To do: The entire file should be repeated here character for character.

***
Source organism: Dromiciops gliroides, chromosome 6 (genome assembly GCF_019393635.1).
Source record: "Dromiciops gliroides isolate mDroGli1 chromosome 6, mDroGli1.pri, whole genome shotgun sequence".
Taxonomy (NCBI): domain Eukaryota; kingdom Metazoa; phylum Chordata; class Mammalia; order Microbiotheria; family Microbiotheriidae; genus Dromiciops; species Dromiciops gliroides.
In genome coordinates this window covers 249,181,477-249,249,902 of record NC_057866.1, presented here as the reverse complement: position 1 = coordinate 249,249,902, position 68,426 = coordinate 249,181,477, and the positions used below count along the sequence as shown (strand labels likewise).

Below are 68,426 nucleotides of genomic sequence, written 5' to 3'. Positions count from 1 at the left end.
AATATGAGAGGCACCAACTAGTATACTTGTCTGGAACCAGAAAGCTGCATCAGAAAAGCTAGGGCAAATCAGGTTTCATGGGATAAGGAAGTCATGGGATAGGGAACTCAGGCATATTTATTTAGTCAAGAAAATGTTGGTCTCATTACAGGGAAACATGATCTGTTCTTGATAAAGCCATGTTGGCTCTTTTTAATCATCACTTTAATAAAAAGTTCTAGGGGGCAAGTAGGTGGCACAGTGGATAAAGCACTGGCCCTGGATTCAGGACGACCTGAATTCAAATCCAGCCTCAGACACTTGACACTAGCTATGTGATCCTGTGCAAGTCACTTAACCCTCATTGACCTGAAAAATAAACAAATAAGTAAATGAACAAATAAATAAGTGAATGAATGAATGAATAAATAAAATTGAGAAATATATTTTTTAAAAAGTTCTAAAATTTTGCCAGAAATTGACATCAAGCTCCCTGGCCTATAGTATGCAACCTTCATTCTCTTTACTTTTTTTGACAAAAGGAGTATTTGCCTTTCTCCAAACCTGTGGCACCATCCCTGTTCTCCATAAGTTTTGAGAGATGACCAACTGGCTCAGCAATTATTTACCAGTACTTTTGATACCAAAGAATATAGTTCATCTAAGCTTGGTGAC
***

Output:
Source organism: Dromiciops gliroides, chromosome 6 (genome assembly GCF_019393635.1).
Source record: "Dromiciops gliroides isolate mDroGli1 chromosome 6, mDroGli1.pri, whole genome shotgun sequence".
Taxonomy (NCBI): domain Eukaryota; kingdom Metazoa; phylum Chordata; class Mammalia; order Microbiotheria; family Microbiotheriidae; genus Dromiciops; species Dromiciops gliroides.
In genome coordinates this window covers 249,181,477-249,249,902 of record NC_057866.1, presented here as the reverse complement: position 1 = coordinate 249,249,902, position 68,426 = coordinate 249,181,477, and the positions used below count along the sequence as shown (strand labels likewise).

Below are 68,426 nucleotides of genomic sequence, written 5' to 3'. Positions count from 1 at the left end.
AATATGAGAGGCACCAACTAGTATACTTGTCTGGAACCAGAAAGCTGCATCAGAAAAGCTAGGGCAAATCAGGTTTCATGGGATAAGGAAGTCATGGGATAGGGAACTCAGGCATATTTATTTAGTCAAGAAAATGTTGGTCTCATTACAGGGAAACATGATCTGTTCTTGATAAAGCCATGTTGGCTCTTTTTAATCATCACTTTAATAAAAAGTTCTAGGGGGCAAGTAGGTGGCACAGTGGATAAAGCACTGGCCCTGGATTCAGGACGACCTGAATTCAAATCCAGCCTCAGACACTTGACACTAGCTATGTGATCCTGTGCAAGTCACTTAACCCTCATTGACCTGAAAAATAAACAAATAAGTAAATGAACAAATAAATAAGTGAATGAATGAATGAATAAATAAAATTGAGAAATATATTTTTTAAAAAGTTCTAAAATTTTGCCAGAAATTGACATCAAGCTCCCTGGCCTATAGTATGCAACCTTCATTCTCTTTACTTTTTTTGACAAAAGGAGTATTTGCCTTTCTCCAAACCTGTGGCACCATCCCTGTTCTCCATAAGTTTTGAGAGATGACCAACTGGCTCAGCAATTATTTACCAGTACTTTTGATACCAAAGAATATAGTTCATCTAAGCTTGGTGAC